As far as I can remember, Byzantine music has been part of my life.
One of my earliest memories is of waking up to the smell of incense and listening to my grandmother chanting troparia as she censed the house. There was something mysterious about those sounds, the arcane words hinting at truths that needed to be unlocked, the lilting and eliding cadences, primordial and eternal, wrapping themselves around my ears like a protective comforting cocoon. This was more than the music of Heaven. It was the melodic narrative of the historical progression of an entire people.
I was fifteen when I first encountered Byzantine notation. Visiting a monastery outside Chania, in Crete, I noticed some ancient tomes, displayed open in a glass cabinet. Strange inscriptions in a language I could not decipher ran across the pages.
“Is that Arabic?” I asked the smiling monk watching me, as he offered me a loukoumi.
“What? No, this is Byzantine musical notation,” the monk laughed and tracing his fingers over the squiggles under the glass, like a magic wand, he brought them to life, intoning the Psalm with such passion that I felt its impact in the pit of my stomach: “Lord, I have cried unto Thee, hearken unto me; attend to the voice of my supplication when I cry unto Thee. Let my prayer be set forth as incense before Thee, the lifting up of my hands as an evening sacrifice.”
From that point on, Byzantine music ceased being the antiphon to my consciousness and became a visceral presence in my life. In the kontakia sung in church I discovered metrical homilies of intense beauty and sophistication traces of which I was able to identify in Greek literature up until the work of Odysseas Elytis and melismatic elements that informed the demotic and rebetika genres of Greek music as well as that of Mikis Theodorakis. As a student of classical music, I also soon began to realise that the western system of notation I had learned could not really express the subtleties of my own ancestral music tradition.
That is why Byzantine musical notation is so important. Whereas in western musical theory, each note is recorded on the stave as having its own stand-alone independent pitch, the Byzantine musical notation system encodes a completely different way of understanding tonality. Accordingly, in the nuanced Byzantine tradition, the fixed position of each note can only be comprehended in relation to the note that precedes it and the key in which the piece it is in, with the gradations between notes understood according to a conception of music that goes back as far as Pythagoras. This relativist conception of recording pitch accords also with a Byzantine collegiate conception of theology where all beings exist as separate entities but in relation to each other.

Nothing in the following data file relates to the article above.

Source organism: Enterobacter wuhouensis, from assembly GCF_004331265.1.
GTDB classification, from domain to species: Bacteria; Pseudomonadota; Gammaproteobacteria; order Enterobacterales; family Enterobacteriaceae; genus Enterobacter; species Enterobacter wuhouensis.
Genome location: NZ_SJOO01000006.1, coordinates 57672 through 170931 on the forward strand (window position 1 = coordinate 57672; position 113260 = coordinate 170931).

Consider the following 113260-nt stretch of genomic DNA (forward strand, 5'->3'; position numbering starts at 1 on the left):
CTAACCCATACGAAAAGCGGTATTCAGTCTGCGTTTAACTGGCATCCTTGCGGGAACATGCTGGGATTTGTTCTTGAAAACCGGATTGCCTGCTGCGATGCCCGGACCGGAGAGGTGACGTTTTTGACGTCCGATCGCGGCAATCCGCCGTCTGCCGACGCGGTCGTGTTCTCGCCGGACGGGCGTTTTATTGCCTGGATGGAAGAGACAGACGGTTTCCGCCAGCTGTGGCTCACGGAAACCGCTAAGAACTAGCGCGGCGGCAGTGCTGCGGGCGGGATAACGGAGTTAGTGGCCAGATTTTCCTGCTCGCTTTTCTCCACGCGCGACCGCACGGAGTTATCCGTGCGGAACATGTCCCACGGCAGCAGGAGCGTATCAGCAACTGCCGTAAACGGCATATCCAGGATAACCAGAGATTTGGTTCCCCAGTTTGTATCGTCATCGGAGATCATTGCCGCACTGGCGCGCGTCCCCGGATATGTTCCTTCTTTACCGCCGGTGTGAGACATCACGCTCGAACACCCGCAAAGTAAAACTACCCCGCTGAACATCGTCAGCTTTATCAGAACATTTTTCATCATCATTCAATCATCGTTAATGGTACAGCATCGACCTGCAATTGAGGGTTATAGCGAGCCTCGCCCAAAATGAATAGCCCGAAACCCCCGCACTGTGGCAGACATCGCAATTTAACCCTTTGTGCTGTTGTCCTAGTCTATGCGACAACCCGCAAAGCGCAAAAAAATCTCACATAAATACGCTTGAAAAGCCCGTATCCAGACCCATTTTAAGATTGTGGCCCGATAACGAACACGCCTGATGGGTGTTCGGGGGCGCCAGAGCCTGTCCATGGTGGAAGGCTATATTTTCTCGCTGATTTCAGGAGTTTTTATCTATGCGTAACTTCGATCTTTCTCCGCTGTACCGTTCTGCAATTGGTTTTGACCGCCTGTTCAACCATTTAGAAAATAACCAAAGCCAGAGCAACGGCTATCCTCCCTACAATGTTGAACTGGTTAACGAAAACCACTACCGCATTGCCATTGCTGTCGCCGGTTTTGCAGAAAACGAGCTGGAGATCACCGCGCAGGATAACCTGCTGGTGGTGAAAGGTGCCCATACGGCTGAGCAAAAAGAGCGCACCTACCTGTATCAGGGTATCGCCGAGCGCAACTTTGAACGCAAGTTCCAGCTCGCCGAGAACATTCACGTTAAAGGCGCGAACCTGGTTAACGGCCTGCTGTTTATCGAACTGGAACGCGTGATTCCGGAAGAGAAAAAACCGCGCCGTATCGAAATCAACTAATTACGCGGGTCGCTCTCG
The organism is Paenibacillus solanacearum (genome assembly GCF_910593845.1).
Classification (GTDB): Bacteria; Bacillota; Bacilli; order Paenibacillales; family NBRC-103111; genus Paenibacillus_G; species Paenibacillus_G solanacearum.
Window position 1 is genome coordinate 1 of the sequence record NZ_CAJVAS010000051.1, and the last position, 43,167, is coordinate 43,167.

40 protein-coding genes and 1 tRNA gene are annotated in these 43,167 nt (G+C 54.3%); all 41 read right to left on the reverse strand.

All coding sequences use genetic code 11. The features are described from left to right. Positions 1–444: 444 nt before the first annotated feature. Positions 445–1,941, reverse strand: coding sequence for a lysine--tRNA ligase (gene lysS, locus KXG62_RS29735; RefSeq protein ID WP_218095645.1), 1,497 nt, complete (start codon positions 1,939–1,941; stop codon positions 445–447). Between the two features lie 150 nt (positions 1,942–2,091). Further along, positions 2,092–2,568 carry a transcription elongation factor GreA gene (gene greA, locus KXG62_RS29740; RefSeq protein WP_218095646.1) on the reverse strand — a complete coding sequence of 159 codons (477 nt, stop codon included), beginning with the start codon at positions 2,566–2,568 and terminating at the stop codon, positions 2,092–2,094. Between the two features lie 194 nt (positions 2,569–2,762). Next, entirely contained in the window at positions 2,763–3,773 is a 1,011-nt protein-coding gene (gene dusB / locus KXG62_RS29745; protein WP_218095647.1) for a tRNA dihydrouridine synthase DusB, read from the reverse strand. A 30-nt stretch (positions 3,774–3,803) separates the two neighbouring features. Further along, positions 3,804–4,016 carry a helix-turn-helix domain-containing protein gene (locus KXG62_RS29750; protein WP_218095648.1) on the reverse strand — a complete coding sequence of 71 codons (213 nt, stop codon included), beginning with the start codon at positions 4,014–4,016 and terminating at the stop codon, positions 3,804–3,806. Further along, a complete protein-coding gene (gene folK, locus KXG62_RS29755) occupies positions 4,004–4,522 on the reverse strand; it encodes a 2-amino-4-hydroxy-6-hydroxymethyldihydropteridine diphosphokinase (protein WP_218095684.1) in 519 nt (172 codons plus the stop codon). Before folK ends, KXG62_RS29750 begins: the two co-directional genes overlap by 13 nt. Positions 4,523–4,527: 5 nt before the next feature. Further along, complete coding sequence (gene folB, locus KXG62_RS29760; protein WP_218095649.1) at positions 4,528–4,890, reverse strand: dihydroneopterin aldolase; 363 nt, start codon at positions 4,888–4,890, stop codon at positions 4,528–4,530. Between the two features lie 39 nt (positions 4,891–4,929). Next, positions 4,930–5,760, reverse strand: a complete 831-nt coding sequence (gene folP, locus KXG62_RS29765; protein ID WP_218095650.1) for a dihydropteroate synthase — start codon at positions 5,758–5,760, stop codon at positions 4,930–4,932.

To ignore Byzantine musical notation, whose beautiful script flows along the page with the sinuousness and sensuality of a river, as arcane, difficult to comprehend and superseded is thus tantamount to insisting that the Greek language be recorded with Roman letters. A musical tradition must be preserved studied and developed using the media through which it has evolved. That is not to say that it is a stagnant tradition. The seminal research undertaken by scholars such as the Turkish academic Merih Erol highlights the long and organic progression of Byzantine music notation, including significant reforms and simplification in the nineteenth century. In particular, Merih Erol has cast a spotlight onto the ontopathology of Constantinopolitan Greeks who in the late nineteenth century debated whether they should switch to Western notation as a sign of progress and gentrification. Fortunately they saw the sense in embracing the new music while simultaneously retaining their old traditions.
It is exactly for this reason that the publication of Associate Lecturer in Worship and Liturgy, and Instructor in Byzantine Ecclesiastical Music at St Andrew Greek Theological College Basilios Psilacos’ Handbook: “Byzantine Ecclesiastical Music: Chanting in the Eastern Orthodox Tradition” is so timely and pertinent. As the author states in his introduction: “Tradition is a way of life, bringing people together not only in place, but also in time.”